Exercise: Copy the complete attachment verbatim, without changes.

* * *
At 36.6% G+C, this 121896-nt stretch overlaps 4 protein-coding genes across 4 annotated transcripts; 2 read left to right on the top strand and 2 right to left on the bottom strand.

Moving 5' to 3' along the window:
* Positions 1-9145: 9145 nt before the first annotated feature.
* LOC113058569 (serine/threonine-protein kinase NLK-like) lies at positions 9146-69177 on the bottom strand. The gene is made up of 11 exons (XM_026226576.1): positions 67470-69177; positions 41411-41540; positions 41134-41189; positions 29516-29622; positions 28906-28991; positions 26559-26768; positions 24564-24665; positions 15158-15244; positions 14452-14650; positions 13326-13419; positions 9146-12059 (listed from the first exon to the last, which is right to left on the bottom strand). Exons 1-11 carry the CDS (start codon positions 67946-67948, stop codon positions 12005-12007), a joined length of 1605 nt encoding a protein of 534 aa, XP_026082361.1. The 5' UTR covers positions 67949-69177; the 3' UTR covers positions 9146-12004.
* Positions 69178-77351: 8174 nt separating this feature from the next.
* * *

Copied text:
At 36.6% G+C, this 121896-nt stretch overlaps 4 protein-coding genes across 4 annotated transcripts; 2 read left to right on the top strand and 2 right to left on the bottom strand.

Moving 5' to 3' along the window:
* Positions 1-9145: 9145 nt before the first annotated feature.
* LOC113058569 (serine/threonine-protein kinase NLK-like) lies at positions 9146-69177 on the bottom strand. The gene is made up of 11 exons (XM_026226576.1): positions 67470-69177; positions 41411-41540; positions 41134-41189; positions 29516-29622; positions 28906-28991; positions 26559-26768; positions 24564-24665; positions 15158-15244; positions 14452-14650; positions 13326-13419; positions 9146-12059 (listed from the first exon to the last, which is right to left on the bottom strand). Exons 1-11 carry the CDS (start codon positions 67946-67948, stop codon positions 12005-12007), a joined length of 1605 nt encoding a protein of 534 aa, XP_026082361.1. The 5' UTR covers positions 67949-69177; the 3' UTR covers positions 9146-12004.
* Positions 69178-77351: 8174 nt separating this feature from the next.